Los huevos éticos de Europa

PRINCETON –  Hace cuarenta años, me encontraba, junto con unos cuantos estudiantes más, en una calle bulliciosa de Oxford repartiendo octavillas a fin de protestar por la utilización de jaulas para gallinas en granjas de avicultura intensiva. La mayoría de quienes cogían las octavillas no sabían que los huevos que compraban procedían de gallinas mantenidas en jaulas tan pequeñas, que ni siquiera una sola ave –las jaulas suelen albergar cuatro– podría estirar del todo las alas y aletear. Las gallinas nunca podrían caminar por ellas ni poner los huevos en un nido.

Muchas personas aplaudieron nuestro idealismo juvenil, pero nos decían que no abrigaban esperanza alguna de que se pudiera cambiar jamás una industria importante. Sin embargo, estaban equivocadas.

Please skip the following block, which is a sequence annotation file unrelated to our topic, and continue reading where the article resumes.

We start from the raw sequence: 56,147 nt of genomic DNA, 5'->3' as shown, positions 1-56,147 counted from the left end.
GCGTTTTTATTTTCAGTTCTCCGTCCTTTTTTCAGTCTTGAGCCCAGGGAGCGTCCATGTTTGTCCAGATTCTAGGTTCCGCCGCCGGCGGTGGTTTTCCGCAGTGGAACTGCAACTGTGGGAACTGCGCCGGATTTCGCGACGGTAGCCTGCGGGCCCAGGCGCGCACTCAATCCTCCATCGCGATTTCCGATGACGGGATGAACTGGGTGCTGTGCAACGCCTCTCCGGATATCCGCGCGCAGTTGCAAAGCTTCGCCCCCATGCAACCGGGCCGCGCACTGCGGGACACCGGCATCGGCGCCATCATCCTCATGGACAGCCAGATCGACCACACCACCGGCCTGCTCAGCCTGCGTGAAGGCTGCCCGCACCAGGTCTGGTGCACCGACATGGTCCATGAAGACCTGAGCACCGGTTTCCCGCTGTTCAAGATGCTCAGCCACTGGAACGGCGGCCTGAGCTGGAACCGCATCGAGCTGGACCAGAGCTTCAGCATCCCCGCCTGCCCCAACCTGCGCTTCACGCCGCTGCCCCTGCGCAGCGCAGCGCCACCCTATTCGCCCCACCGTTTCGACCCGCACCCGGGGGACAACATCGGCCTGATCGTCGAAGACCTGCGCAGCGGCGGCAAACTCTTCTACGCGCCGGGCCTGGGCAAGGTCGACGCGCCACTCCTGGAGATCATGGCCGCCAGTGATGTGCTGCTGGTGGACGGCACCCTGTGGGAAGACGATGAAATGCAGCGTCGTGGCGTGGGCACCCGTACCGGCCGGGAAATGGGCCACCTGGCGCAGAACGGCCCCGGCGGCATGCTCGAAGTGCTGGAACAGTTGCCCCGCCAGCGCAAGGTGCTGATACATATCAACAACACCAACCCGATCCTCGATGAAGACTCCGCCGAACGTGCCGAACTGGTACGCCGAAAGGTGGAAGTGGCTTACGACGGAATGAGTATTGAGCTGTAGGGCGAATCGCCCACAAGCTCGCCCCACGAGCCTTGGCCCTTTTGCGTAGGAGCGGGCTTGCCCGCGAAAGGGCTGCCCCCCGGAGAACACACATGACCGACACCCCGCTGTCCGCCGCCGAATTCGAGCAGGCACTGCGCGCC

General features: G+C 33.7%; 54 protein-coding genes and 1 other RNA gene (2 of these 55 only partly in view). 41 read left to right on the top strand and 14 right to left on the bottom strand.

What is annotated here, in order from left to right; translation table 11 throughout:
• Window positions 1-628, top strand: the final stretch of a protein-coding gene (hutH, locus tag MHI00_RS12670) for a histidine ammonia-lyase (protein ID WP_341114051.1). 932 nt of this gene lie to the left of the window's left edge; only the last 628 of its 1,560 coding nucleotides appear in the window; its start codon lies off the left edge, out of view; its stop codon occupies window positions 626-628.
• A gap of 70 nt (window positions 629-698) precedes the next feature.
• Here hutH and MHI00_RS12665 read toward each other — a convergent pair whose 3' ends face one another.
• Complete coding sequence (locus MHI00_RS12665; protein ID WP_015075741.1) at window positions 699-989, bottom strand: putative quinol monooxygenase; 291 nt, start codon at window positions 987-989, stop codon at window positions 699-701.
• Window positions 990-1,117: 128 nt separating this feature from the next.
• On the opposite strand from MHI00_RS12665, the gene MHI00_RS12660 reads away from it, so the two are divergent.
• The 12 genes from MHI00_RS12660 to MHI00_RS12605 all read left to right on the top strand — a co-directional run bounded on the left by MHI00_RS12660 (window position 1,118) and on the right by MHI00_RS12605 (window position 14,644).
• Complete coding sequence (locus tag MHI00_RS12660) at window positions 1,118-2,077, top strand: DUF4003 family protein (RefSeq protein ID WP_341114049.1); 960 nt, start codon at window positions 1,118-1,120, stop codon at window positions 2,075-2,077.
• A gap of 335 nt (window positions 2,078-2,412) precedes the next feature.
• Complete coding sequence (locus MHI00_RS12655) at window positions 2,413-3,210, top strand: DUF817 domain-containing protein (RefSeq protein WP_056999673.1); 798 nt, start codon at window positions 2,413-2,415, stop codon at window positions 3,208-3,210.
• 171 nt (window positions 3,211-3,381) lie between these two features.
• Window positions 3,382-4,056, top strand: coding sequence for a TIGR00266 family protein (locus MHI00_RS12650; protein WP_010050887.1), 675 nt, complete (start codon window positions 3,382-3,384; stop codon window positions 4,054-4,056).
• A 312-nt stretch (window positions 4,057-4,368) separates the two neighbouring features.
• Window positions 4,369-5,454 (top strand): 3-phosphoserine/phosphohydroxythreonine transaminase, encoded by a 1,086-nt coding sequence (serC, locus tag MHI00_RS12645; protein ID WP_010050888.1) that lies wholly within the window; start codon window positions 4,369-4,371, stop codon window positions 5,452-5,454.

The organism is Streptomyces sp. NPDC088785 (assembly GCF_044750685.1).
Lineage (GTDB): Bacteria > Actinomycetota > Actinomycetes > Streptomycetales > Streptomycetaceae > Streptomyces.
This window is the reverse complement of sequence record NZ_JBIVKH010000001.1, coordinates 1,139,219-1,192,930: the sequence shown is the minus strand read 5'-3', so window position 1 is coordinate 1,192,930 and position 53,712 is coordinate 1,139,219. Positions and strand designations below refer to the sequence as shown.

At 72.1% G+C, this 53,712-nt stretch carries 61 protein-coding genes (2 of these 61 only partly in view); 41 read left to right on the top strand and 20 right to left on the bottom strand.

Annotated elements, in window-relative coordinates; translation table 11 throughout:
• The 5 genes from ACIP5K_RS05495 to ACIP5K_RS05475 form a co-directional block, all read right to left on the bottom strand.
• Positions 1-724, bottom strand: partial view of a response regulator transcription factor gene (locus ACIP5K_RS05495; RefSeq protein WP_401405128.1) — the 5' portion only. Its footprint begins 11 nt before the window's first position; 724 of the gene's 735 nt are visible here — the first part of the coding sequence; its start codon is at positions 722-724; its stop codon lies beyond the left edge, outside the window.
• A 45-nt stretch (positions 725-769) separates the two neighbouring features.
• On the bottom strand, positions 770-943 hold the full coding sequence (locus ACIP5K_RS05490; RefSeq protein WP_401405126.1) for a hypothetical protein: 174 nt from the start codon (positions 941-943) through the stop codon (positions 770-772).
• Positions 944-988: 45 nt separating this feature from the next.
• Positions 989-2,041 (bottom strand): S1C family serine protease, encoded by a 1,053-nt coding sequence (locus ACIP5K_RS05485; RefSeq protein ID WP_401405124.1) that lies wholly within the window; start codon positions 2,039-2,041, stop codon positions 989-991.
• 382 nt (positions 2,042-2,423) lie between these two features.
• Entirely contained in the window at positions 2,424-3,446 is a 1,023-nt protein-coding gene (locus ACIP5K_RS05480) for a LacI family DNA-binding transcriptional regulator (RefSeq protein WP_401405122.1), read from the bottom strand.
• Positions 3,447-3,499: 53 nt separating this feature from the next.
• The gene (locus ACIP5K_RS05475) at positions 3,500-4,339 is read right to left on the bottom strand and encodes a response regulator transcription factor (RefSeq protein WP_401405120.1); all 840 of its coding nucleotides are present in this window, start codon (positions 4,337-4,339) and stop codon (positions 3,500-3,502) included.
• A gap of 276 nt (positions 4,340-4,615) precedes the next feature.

El primer día de 2012, mantener gallinas en semejantes jaulas pasó a ser ilegal no sólo en el Reino Unido, sino también en los 27 países de la Unión Europea. Se puede seguir manteniendo gallinas en jaulas, pero deben tener más espacio y en ellas debe haber nidos y un sitio en el que puedan escarbar. El mes pasado, los miembros de la Fundación Británica pro Bienestar de las Gallinas preparó un nuevo hogar para una gallina llamada “Libertad”. Según dijeron, era una de las últimas gallinas de Gran Bretaña que seguía viviendo en el tipo de jaulas a las que nos habíamos opuesto.

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